No Olympic athlete goes it alone. Family and friends on the sidelines, cheering and motivating, can make all the difference. Find out from Olympic gold medalist Curtis Tomasevicz how 690 people helped him realize his dream.
I’ve competed on the National and Olympic Bobsled Team for the past eight years, relying on many people for support. Bobsled can be an expensive sport: equipment, travel, rented ice time, weight room fees, etc. It also requires sacrifices including family time at holidays, relationships, school, friendships, and more. I feel very fortunate to have 690 people backing me through my entire career.
In 2010, just before the Vancouver Winter Olympics, O.C. Tanner provided all Olympians with an opportunity to present the Inspiration Award to someone who helped that Olympian achieve their athletic success. I struggled to think of a single individual I could give all the credit. Of course, my parents and brother were at the front of the line of people that I will forever be indebted. But I really wanted to acknowledge many others who supported me in one way or another. So instead of nominating one single individual, I nominated the 690 people of my hometown–Shelby, Nebraska.
With such a small population, Shelby is unique when it comes to Olympian hometowns. There is no stop light in the entire county. Kindergarten through 12th grade is all in one school building. The two bars in town are always the place to get the latest news. A quick errand to the bank can take a couple hours because it’s so easy to have a fifteen minute conversation with everyone you see.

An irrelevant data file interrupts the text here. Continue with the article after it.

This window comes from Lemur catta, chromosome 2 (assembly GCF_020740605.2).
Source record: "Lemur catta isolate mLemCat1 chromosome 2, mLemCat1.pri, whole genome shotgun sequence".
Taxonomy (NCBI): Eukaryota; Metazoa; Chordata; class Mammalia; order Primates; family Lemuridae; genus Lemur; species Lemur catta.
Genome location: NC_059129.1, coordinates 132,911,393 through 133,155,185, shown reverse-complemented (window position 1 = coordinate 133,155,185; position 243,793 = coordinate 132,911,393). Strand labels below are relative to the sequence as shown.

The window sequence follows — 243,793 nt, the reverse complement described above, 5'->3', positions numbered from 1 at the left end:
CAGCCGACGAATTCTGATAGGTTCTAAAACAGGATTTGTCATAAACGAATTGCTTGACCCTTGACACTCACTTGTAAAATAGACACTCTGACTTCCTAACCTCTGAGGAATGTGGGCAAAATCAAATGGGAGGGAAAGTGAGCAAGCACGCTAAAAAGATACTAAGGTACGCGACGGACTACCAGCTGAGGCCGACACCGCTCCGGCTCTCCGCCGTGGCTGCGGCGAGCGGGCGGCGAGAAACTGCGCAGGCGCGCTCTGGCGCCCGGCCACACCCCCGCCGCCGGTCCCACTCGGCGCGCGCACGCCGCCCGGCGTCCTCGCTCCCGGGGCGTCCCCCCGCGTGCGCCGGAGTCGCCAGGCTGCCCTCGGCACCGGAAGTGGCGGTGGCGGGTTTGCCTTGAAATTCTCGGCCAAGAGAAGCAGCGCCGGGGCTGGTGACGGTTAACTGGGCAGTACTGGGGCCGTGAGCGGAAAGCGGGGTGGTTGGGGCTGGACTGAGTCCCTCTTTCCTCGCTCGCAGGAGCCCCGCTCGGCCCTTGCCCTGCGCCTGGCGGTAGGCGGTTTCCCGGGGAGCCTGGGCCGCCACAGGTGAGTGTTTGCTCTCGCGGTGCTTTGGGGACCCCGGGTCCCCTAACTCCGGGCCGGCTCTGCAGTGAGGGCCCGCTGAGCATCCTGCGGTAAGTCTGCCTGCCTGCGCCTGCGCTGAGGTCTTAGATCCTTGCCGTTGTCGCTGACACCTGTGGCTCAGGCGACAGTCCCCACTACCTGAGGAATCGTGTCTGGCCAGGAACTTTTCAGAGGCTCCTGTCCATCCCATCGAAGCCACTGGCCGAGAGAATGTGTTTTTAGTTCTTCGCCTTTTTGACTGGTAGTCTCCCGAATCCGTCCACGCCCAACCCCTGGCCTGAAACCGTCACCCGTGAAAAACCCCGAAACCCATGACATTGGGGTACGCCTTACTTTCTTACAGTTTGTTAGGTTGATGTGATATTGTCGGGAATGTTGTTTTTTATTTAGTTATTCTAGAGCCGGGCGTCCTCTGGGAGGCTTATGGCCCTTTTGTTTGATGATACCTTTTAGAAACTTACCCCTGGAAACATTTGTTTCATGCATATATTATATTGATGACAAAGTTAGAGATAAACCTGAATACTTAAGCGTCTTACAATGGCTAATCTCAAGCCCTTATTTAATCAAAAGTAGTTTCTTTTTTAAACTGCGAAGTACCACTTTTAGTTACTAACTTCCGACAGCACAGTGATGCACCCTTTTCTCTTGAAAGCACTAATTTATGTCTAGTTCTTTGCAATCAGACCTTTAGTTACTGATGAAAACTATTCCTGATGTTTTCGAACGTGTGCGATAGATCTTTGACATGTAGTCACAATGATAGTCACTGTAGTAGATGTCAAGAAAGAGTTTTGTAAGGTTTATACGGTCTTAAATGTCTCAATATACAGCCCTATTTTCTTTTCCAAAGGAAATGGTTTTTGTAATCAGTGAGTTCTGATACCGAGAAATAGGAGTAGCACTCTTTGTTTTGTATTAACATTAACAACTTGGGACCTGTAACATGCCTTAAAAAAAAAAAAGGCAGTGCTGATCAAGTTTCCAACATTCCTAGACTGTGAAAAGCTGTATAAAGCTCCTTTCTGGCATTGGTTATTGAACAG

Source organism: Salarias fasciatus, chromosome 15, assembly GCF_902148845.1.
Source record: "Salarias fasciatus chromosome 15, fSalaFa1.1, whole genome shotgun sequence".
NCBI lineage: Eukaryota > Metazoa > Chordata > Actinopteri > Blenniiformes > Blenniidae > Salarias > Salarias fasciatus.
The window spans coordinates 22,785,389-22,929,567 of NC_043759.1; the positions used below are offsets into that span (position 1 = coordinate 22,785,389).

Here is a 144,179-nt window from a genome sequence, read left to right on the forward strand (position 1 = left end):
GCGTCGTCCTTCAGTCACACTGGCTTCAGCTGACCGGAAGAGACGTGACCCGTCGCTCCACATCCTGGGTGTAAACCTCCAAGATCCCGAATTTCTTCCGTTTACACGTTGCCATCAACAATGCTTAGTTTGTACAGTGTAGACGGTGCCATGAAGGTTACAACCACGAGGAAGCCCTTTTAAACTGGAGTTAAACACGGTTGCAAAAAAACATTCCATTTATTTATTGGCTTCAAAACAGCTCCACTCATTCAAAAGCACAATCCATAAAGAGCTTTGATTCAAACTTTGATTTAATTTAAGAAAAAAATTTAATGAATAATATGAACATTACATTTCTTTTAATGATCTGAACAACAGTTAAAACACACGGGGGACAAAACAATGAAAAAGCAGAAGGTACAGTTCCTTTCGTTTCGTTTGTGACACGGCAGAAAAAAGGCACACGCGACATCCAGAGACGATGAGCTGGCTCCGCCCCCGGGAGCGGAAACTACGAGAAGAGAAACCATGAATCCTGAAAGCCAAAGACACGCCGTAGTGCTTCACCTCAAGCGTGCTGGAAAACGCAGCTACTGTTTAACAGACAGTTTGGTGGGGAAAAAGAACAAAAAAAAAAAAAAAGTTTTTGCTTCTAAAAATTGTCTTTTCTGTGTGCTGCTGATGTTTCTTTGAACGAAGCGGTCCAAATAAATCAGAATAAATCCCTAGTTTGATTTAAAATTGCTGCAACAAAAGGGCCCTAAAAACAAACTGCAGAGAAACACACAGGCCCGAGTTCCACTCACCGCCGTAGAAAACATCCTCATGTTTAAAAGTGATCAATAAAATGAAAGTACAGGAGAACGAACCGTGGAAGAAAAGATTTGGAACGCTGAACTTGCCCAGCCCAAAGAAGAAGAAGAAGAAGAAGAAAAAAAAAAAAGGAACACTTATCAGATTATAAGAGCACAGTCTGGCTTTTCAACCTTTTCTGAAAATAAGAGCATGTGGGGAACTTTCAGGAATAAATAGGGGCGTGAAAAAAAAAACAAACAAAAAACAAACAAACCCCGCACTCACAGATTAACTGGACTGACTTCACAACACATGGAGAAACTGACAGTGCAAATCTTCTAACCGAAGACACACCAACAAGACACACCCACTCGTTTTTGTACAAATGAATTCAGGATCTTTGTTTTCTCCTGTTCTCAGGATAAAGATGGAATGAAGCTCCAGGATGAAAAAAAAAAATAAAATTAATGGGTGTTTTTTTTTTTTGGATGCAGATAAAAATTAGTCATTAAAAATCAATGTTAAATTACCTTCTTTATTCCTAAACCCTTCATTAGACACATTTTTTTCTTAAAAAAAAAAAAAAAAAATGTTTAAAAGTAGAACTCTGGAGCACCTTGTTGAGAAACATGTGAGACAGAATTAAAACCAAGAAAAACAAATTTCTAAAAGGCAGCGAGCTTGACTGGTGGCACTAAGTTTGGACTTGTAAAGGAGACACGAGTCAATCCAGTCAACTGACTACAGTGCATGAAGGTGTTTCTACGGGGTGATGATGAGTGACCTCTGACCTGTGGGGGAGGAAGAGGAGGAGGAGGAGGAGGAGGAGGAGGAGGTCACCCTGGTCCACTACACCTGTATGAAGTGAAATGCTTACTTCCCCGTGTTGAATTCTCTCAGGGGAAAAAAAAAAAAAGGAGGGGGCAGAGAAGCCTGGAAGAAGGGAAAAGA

In 2005, Shelby held a fundraiser to encourage me to continue chasing the crazy dream of making the Olympic bobsled team. The town hosted a golf tournament, a steak dinner and a street dance. What exactly is a street dance? A flat-bed semi-trailer is parked across the main street of town where a band plays and the street is transformed into a dance floor. (Every small town in Nebraska is familiar with an event like this.)
I think Shelby was just looking for a reason to celebrate, but Shelby also raised $25,000 for me so I could continue to bobsled. Yes, 690 people raised that much money for a kid who grew up thinking that sledding is tying a saucer sled to the back of a 4-wheeler with a 40-foot rope, then driving around in the fields and pastures. No one from Shelby had seen a bobsled in real life and no one knew how much potential I really had to make the 2006 Olympic team. They raised the money on faith and excitement that one of their own was going to do something big.
Shelby is the type of town that comes together whenever there is a need or a reason. Whether it’s supporting the high school’s sports teams or a fundraiser for a new library, the town is always generous and reliable. So when it came time to recognize and honor the town for their impact on my life, I was thrilled to learn that my story had been voted to win the 2010 O.C. Tanner Inspiration Award. Even though every citizen cannot wear the Inspiration Ring, they each own a part of it as well as a part of the Olympic gold medal that I won because of their continuous support.
You can read more inspiring stories from this year’s amazing Olympians. Go to our Inspiration Award Facebook page to find out who helped them achieve their Olympic dreams and vote for your favorite. Over 25,000 have already made their voice heard.